I watched Jeopardy last nite, and it was an interesting finish. All three players were in it, but one had no way of winning. So I'm going to focus on the other two.
Player 1 (P1) has 16,600, P2 has 11,400.
P1 bets 6201, which makes sense. If P2 bets it all, he ends up with 22,800. So P1 needs to have 22,801 to win, hence the 6201 bet.
P1 bet 1000. Hmm. That seems odd. Until they both got the question wrong.
So, P1 ends up with (16,600-6201) = 10,399.
P2 ends up with 10,400, and the win. He bet that both players would get the answer wrong, and won. I don't recall ever seeing that before, but I don't watch all the time, so maybe it happens a lot.
Anyway, I knew there had to some math to explain this, and I just had to figure it out. So, here's the math:
Pn = Player n amount left before final jeopardy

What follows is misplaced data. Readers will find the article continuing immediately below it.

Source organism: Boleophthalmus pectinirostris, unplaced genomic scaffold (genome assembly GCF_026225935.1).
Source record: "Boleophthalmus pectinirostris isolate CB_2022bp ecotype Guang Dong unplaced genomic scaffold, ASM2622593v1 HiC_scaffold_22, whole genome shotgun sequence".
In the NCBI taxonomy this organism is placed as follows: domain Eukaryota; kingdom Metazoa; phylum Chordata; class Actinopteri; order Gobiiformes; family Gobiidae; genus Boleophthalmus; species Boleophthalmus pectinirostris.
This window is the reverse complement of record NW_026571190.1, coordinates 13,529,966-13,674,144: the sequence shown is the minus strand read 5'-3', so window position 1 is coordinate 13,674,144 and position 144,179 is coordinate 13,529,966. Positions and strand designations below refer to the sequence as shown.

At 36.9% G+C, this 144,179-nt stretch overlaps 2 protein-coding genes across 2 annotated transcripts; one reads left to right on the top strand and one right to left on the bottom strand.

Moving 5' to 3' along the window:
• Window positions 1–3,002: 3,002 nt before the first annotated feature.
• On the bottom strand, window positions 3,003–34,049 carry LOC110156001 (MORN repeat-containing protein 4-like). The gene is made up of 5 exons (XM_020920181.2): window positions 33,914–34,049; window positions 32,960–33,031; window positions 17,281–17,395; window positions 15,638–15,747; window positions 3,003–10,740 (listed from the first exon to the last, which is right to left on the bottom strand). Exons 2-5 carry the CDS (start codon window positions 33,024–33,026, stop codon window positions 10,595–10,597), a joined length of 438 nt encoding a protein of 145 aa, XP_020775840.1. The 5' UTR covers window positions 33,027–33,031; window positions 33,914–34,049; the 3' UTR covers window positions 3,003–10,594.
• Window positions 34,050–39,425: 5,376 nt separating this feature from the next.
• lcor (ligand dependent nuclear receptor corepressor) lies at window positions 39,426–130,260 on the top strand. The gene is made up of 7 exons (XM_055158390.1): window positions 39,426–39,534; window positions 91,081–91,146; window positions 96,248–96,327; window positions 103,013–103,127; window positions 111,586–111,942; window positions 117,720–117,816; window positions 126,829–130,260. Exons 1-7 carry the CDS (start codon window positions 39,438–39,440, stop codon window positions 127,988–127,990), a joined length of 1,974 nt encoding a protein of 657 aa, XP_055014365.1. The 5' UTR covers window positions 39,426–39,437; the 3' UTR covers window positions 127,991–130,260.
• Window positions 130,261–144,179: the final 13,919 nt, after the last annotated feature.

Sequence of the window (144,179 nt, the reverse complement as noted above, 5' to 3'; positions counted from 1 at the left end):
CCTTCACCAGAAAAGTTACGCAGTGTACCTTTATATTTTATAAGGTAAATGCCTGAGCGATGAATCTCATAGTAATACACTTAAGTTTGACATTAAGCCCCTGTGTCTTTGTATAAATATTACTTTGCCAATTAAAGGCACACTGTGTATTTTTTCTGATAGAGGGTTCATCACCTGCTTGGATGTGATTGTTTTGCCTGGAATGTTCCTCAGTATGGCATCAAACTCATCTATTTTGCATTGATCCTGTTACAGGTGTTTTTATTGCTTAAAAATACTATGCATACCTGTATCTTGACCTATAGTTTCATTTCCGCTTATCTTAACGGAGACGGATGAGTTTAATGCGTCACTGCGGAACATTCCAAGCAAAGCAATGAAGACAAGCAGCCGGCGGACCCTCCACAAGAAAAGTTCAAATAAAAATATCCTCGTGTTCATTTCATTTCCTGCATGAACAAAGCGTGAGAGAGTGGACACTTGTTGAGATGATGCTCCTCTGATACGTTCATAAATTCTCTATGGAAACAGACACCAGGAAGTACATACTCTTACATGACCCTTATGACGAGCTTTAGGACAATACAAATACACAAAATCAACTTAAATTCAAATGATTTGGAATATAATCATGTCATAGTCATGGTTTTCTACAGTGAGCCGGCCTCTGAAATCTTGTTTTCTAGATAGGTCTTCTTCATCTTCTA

Pnb = Player n bet
Pnf = Player n final amount
PnG = Player n goal amount
P1b = (2P2 - P1) + 1
in this case: 2*11400 - 16,600 + 1 = 6201
If P1 wins, P1f = P1 + P1b = P1 + (2P2 - P1) + 1 = 2P2 + 1
If P1 loses, P1f = P1 - P1b = P1 - ((2P2 - P1) + 1) = 2(P1 - P2) - 1
in this case: 2(16,600-11,400) - 1 = 10,399
P2g = P1f + 1 (i.e. P2 needs one dollar more than what P1 ends up with)
from above, P1f = 2(P1 - P2) - 1, so
P2g = 2(P1-P2)
P2b = P2 - (2(P1 - P2)) = 3P2 - 2P1
in this case: 3(11,400) - 2(16,600) = 34,200 - 33,200 = 1000
This only works, however, if 3P2 >= 2P1. And, of course you have to assume P1 is going to bet the minimum to win, and both answers have to be wrong.
Now, maybe this is some well known Jeopardy thing, but I thought it took serious balls for that guy to bet they'd both get it wrong. And, he knew how to bet properly for it. And he was able to the the math - I would have forgotten to carry a 3 or something.
This is what I was doing until 11:30 last night (DVR'd the show, watched it at 10:30).
For the record, the "answer" was something about this country allows US hurricane hunters into it's airspace. The three answers were: North Korea, China and Iran.
questionanswer (which I got): What is Cuba.